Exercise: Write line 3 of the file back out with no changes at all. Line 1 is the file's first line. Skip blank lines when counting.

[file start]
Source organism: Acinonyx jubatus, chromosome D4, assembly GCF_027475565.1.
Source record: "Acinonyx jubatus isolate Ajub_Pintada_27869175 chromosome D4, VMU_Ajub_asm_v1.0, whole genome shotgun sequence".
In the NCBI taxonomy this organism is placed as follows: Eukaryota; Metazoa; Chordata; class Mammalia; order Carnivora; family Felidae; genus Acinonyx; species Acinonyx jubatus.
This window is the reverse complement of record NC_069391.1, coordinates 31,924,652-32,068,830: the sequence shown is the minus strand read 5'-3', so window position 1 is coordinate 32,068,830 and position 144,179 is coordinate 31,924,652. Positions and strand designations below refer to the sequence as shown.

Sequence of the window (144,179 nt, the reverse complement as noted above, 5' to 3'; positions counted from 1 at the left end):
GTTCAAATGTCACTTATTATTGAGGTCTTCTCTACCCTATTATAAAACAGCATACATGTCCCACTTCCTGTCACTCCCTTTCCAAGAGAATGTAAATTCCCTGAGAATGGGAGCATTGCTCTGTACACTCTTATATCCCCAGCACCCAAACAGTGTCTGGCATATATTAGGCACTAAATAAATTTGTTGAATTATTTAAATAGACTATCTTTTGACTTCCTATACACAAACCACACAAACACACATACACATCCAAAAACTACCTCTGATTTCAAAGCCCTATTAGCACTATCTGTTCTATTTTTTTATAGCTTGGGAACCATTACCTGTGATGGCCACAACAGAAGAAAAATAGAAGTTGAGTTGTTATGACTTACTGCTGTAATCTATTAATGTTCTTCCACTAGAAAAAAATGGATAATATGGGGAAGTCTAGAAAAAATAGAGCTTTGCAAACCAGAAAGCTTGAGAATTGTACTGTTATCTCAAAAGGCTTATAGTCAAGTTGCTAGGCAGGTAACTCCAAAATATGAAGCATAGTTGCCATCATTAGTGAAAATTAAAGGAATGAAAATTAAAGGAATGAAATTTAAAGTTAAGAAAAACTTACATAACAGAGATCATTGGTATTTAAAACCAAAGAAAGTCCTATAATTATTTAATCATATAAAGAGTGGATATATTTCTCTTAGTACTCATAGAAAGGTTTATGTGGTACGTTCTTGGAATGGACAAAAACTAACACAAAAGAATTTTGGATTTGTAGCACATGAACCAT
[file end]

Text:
In the NCBI taxonomy this organism is placed as follows: Eukaryota; Metazoa; Chordata; class Mammalia; order Carnivora; family Felidae; genus Acinonyx; species Acinonyx jubatus.